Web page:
Northern Beaches Mums Group
Northern Beaches Mums Group

Scary Thoughts After Having a Baby

After giving birth, it’s really common for women to worry about their babies’ well-being. What can catch mums by surprise, however, are scary thoughts about something harming your baby. These thoughts or images can appear out of nowhere and are often distressing; professionals call them ‘intrusive thoughts’. The most common type of intrusive thought involves accidental harm to your baby, such as: 

  • Forgetting your baby in a hot car;
  • SIDS, or your baby stopping breathing overnight;
  • Dropping your baby; 
  • Your baby falling off the changing table;
  • Your baby becoming sick, ill, or injured. 

Mums can also experience thoughts of intentional harm, such as seeing yourself yelling at your baby, shaking, throwing, or hitting your baby. 

Intrusive thoughts often cause worry, distress, shame, guilt, and isolation. Who can you tell that you’ve had thoughts you might forget your baby somewhere or that you’ve imagined yourself shaking your baby? What if it actually comes true? What will others think of me? What if they think I’m a horrible mother or want to take my baby away? These are also scary thoughts!!

If you have intrusive thoughts about your baby, what can you do?

  1. Understanding that you are not alone goes a long way. Research shows that 70% – 100% of mums have experienced distressing thoughts about something bad happening to their baby in the months after birth¹². Intrusive thoughts are considered a normal postpartum experience. 
  2. Knowing what to expect is also helpful. Intrusive thoughts are most common in the first month after birth but typically fade with time in healthy women. However, if you are experiencing postpartum conditions like depression, anxiety, or obsessive-compulsive disorder, then these thoughts don’t fade with time- so seek help, starting with a good general practitioner.
  3. Know that having intrusive thoughts does not mean that you will harm your baby or something terrible will happen to them. The research has found no link between intrusive thoughts and violence towards babies.
  4. Have you ever reflected on how you feel when you have an intrusive thought? Do you feel upset, concerned, or worried? What do these feelings tell you? Feeling distressed by the thought or idea that something bad could happen to your beautiful bubba tells you that you care about them deeply. That you love them and don’t want anything to happen to them. These feelings demonstrate that you are a caring mother. It is all too easy to beat yourself up for the unwanted thoughts that pop into your head, but your feelings give you the clear message that you want to care for and protect your baby.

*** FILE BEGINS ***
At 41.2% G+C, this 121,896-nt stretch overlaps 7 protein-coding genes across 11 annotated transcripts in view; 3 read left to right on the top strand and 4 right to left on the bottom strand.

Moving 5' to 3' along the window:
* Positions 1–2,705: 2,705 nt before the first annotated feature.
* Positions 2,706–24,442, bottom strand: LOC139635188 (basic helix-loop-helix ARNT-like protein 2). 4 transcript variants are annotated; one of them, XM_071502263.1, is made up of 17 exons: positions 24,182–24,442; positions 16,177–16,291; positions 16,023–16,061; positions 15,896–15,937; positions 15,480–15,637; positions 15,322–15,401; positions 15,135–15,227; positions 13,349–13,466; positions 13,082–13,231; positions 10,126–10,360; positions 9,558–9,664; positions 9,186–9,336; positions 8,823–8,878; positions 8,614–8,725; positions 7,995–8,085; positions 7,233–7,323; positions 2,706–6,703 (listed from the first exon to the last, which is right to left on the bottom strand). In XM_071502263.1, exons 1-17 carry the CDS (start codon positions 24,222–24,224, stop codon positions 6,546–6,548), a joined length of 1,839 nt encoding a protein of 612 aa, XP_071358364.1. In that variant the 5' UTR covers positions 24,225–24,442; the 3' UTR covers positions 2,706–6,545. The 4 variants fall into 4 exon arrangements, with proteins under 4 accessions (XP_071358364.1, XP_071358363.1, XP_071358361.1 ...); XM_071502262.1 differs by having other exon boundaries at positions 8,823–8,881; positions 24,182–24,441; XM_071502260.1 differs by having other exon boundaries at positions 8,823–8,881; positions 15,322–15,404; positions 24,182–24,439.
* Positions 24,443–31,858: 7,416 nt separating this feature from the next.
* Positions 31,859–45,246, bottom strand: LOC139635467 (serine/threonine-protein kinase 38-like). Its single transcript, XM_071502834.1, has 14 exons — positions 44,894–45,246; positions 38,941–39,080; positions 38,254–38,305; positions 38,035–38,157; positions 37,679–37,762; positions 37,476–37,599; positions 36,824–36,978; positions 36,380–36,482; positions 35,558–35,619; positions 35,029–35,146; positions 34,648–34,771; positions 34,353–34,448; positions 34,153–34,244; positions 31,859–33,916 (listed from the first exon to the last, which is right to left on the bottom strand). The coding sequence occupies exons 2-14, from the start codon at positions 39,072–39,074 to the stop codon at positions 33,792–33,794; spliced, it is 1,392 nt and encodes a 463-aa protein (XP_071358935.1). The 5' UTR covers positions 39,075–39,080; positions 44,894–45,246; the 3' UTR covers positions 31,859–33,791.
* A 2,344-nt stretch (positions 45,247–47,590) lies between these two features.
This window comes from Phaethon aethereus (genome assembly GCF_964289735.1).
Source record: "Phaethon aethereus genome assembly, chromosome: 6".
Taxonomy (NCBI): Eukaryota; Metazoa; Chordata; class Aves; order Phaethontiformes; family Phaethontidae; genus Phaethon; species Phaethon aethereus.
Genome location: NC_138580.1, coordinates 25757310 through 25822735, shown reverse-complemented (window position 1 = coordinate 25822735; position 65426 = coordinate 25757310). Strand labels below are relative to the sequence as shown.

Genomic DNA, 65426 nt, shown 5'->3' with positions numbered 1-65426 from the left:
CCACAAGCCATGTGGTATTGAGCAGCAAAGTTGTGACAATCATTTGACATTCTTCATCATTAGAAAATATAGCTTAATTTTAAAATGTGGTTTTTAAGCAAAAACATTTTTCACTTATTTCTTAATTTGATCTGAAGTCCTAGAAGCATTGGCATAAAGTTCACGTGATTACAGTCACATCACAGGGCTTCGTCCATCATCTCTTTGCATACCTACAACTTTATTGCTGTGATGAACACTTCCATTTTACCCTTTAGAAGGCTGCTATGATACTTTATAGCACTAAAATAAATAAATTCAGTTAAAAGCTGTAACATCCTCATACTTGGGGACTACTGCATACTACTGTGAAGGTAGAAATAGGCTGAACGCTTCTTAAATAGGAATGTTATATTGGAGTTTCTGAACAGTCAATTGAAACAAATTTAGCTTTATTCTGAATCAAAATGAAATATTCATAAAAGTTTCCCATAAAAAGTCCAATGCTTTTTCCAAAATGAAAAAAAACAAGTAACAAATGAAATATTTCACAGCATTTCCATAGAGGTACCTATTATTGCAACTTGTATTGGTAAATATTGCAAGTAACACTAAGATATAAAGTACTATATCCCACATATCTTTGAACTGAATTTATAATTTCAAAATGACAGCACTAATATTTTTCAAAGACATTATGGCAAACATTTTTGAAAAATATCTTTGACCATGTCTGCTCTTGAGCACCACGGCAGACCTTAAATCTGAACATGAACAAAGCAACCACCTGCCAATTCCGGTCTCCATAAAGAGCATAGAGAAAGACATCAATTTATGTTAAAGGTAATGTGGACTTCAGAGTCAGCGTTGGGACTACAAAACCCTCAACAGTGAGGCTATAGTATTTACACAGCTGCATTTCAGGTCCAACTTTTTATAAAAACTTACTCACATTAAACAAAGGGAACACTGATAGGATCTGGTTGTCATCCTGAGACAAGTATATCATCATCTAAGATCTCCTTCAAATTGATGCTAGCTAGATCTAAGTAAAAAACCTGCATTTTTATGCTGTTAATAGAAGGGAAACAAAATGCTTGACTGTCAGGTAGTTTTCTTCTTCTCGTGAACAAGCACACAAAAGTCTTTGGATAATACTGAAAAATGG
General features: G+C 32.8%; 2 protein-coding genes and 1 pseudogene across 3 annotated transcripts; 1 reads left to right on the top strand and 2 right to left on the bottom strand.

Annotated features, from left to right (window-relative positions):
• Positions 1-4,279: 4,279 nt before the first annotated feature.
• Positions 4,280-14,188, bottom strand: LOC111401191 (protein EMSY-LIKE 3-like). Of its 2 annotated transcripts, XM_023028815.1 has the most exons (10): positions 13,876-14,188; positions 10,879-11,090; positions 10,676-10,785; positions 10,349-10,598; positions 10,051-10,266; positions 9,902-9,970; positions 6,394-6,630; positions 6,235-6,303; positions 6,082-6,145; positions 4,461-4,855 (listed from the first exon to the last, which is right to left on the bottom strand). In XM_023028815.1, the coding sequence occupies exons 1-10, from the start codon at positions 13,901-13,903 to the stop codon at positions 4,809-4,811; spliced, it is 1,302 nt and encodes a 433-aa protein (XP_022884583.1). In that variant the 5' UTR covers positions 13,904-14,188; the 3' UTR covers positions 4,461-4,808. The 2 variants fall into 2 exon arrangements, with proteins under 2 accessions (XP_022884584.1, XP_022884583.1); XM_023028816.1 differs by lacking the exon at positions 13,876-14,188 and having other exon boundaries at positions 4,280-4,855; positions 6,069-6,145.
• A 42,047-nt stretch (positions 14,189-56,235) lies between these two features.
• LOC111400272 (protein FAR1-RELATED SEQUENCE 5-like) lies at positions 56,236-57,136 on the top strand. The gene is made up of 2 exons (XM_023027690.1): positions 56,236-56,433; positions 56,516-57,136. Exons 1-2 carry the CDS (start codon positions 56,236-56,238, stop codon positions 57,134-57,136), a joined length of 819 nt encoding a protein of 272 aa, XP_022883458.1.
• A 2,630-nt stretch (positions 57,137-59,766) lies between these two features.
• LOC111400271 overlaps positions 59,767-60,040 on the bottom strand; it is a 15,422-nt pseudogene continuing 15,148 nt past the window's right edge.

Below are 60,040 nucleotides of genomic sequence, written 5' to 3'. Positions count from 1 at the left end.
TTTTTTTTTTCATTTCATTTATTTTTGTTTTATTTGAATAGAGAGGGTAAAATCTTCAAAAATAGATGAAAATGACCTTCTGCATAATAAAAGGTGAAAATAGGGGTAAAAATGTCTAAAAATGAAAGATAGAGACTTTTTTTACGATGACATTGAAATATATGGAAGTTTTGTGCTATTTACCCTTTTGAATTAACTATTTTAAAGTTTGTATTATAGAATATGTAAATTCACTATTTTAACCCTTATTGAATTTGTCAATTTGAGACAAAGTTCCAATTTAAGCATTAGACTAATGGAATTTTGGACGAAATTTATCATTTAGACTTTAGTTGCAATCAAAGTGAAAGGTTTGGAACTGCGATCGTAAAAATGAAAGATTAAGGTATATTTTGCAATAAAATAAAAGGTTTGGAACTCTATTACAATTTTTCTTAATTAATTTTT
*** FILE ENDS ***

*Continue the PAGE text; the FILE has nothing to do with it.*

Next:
5. Typically, mums take steps to prevent imagined harm from happening. For example, if you worry about SIDS, then you might check your baby’s breathing multiple times overnight. If you worry about leaving them somewhere, you will keep checking on your baby to make sure that you don’t. If you worry about hurting your baby, then you’ll likely put the baby down and walk away, or maybe even avoid being alone with your baby. These actions show that you’re actively protecting your baby from a risk (even an imagined risk)- which is positive. It’s important to refocus on what you DO when you have an intrusive thought, rather than focusing on the intrusive thoughts themselves.
    6. If you find that your intrusive thoughts are particularly severe, frequent, or overly distressing, this is outside of the normal range and it’s best to seek professional help. Again, your general practitioner is a great place to start.

You are not alone, mama. Who knew that scary thoughts after birth are so common that they’re considered normal! Take the time to recognise what you are doing well: caring for and protecting your baby. And if you need it, seek help; you may be surprised what a difference this can make when you’re feeling distressed. 


Dr Emma Black is a Clinical Psychologist and mum of two boys. She works in private practice in Townsville and is passionate about supporting women as they become mothers. Dr Emma offers an online program to help women manage intrusive thoughts after having a baby, called ‘Let’s Talk About Scary Thoughts After Birth… And How To Survive Them’.

It’s available here: dr-emma-black.teachable.com/p/scary-thoughts-after-birth

References:

1. Brok, E. C., Lok, P., Oosterbaan, D.B. … van Eijndhoven, P. F. (2017). Infant-Related Intrusive Thoughts of Harm in the Postpartum Period: A Critical Review. The Journal of Clinical Psychiatry, 78, e913-e923. DOI: 10.4088/JCP.16r11083

2. Fairbrother, N., & Woody, S.R. (2008). New mothers’ thoughts of harm related to the newborn. Archives of Women’s Mental Health, 11, 221-229. DOI: 10.1007/s00737-008-0016-7

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